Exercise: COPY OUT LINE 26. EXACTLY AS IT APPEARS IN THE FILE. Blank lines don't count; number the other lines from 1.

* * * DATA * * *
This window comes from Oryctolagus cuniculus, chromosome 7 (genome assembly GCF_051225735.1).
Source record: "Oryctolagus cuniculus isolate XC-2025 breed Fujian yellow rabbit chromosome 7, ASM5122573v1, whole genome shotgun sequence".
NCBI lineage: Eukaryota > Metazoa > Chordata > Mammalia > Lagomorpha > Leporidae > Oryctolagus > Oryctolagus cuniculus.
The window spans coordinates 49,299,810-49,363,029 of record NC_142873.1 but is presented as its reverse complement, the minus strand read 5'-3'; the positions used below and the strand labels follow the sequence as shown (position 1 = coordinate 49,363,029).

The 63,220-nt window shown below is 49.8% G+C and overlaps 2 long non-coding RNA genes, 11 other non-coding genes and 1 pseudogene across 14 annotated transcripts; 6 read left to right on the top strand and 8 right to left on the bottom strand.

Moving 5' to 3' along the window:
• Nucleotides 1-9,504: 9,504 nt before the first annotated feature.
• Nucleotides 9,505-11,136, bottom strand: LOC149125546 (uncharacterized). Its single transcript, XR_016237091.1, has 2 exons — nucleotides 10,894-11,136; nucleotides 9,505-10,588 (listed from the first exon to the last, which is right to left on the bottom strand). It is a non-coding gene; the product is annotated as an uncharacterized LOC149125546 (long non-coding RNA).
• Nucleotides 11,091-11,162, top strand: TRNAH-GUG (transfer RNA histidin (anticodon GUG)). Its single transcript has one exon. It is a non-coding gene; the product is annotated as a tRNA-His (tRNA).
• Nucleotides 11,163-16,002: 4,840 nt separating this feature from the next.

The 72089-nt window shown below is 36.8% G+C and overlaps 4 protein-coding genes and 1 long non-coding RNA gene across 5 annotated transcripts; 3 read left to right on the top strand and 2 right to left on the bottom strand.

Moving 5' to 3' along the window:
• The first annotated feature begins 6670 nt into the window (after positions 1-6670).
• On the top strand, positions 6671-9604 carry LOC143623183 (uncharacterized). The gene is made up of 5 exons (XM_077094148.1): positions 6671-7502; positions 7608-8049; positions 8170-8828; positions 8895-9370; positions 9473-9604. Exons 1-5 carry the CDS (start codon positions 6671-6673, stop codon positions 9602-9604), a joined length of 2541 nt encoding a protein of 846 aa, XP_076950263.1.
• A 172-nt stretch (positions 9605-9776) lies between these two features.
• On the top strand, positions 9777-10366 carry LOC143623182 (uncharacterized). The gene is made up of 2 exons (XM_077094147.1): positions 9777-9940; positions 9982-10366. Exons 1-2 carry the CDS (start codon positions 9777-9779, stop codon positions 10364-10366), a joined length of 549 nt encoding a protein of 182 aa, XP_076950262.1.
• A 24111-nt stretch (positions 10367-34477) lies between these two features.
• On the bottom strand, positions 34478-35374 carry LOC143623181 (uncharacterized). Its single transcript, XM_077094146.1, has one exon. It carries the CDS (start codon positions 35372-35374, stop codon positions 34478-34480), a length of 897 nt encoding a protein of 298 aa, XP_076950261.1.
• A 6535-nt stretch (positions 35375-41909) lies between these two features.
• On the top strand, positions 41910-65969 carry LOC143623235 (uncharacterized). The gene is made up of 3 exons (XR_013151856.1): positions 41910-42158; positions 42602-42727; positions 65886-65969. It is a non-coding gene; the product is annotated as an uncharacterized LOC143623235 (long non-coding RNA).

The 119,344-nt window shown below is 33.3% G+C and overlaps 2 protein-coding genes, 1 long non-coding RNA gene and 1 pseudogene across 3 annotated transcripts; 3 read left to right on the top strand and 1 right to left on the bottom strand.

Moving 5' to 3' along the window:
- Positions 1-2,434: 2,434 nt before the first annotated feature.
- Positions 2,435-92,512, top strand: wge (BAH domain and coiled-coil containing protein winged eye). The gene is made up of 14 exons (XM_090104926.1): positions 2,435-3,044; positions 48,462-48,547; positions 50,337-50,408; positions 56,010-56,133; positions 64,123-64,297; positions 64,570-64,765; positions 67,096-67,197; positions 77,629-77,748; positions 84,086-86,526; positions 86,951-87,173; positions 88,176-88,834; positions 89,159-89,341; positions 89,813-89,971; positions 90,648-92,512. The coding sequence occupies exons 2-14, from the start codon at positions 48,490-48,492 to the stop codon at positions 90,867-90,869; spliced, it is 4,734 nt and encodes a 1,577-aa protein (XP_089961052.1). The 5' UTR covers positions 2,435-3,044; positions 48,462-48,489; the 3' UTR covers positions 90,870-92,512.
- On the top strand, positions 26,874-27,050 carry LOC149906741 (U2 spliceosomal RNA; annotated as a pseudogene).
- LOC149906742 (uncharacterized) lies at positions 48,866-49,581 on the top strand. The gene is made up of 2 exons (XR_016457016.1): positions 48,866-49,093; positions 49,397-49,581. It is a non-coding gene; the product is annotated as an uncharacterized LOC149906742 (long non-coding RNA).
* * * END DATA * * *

- LOC149906742 (uncharacterized) lies at positions 48,866-49,581 on the top strand. The gene is made up of 2 exons (XR_016457016.1): positions 48,866-49,093; positions 49,397-49,581. It is a non-coding gene; the product is annotated as an uncharacterized LOC149906742 (long non-coding RNA).